If nuclear power is reasonable, affordable and desirable, why is the government to secretly sneak in new nuclear build? Why has a new board – which illegally excludes representatives from civil society, business and labour – been appointed by a secret panel for the national nuclear regulator? OUTA’s Liz McDaid, who helped stop a previous unlawful nuclear deal in court, recently alerted us to government’s latest nuclear attempts. 

Liz approached OUTA in 2016 to help raise awareness and public funding for a court case to block a secret nuclear deal with Russia. At the time she represented the Southern African Faith Communities' Environment Institute (SAFCEI) who, together with Earthlife Africa Johannesburg (ELA) took the South African government to court to stop a multibillion-dollar secret nuclear deal with Russia. ELA’s Makoma Lekalakala and Liz McDaid led the five-year court battle, which they eventually won in 2017. Liz then joined OUTA’s parliamentary team, and has since been advising us in our energy portfolio as well. 

Recently, Liz realised that government once again is forging ahead with plans for new nuclear power facilities, even though there is no mention of this in the country’s energy plan up to 2030.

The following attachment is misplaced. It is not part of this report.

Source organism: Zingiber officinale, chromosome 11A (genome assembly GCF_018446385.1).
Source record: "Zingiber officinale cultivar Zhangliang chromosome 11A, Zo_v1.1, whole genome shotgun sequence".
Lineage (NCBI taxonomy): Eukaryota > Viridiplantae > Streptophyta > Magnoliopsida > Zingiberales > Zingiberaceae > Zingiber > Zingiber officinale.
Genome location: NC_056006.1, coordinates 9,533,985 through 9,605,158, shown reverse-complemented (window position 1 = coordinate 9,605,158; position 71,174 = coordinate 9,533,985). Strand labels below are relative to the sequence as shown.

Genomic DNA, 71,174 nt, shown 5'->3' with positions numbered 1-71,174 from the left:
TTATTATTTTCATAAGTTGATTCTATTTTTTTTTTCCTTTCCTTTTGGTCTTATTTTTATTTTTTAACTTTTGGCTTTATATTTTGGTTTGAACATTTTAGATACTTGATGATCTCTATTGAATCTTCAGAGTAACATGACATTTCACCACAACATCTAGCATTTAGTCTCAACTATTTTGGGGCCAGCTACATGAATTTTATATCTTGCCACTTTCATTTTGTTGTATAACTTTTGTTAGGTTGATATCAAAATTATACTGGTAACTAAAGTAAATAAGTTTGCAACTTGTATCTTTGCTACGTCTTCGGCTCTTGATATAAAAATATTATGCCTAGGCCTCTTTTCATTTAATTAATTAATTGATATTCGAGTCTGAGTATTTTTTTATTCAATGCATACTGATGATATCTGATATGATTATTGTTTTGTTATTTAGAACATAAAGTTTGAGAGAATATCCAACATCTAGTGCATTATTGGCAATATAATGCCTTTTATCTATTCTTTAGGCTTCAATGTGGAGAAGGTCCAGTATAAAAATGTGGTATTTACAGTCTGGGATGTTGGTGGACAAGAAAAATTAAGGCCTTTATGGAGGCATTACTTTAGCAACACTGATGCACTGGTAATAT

She discovered that mineral resources and energy minister Gwede Mantashe submitted his determination (decision) to the National Energy Regulator of SA (NERSA) for its consideration and concurrence for nuclear procurement. Within a day, Mantashe also appointed a new board for the national nuclear regulator (NNR) which excludes representatives from civil society, business and labour, something which is required by law and in essence makes this board unlawful. It is also worth noting that board was appointed by a secret panel.

To add more suspicion, Mantashe issued his determination before the NNR’s own process of evaluating nuclear options has closed. Why the unseemly rush for nuclear? And where’s the transparency? 

OUTA wants an unequivocal assurance from the government that a nuclear build programme is not being developed in secret. We want civil society representatives on the NNR board, and we demand transparency and ethical decision-making to ensure that South Africa is never compromised by another secret nuclear deal.

We also want electricity to become more affordable and accessible, and new nuclear power is neither affordable nor appropriate. The potential for renewables has not been sufficiently exploited in South Africa. Even more worrying: the integrated resource plan (or IRP 2019) still restricts the amount of renewable generation that can be built. Why?

The OUTA team is acutely mindful of the potential an expensive nuclear programme holds for unlimited looting. We also know of government’s failure to deliver large-scale infrastructure on time and on budget – just think of Medupi and Kusile, the two power stations that are still unfinished and billions rand over budget.  

Nuclear power is an industry that needs careful, ethical and expert oversight. OUTA is watching the new nuclear plan unfold with great concern and we will keep you informed. Read more here.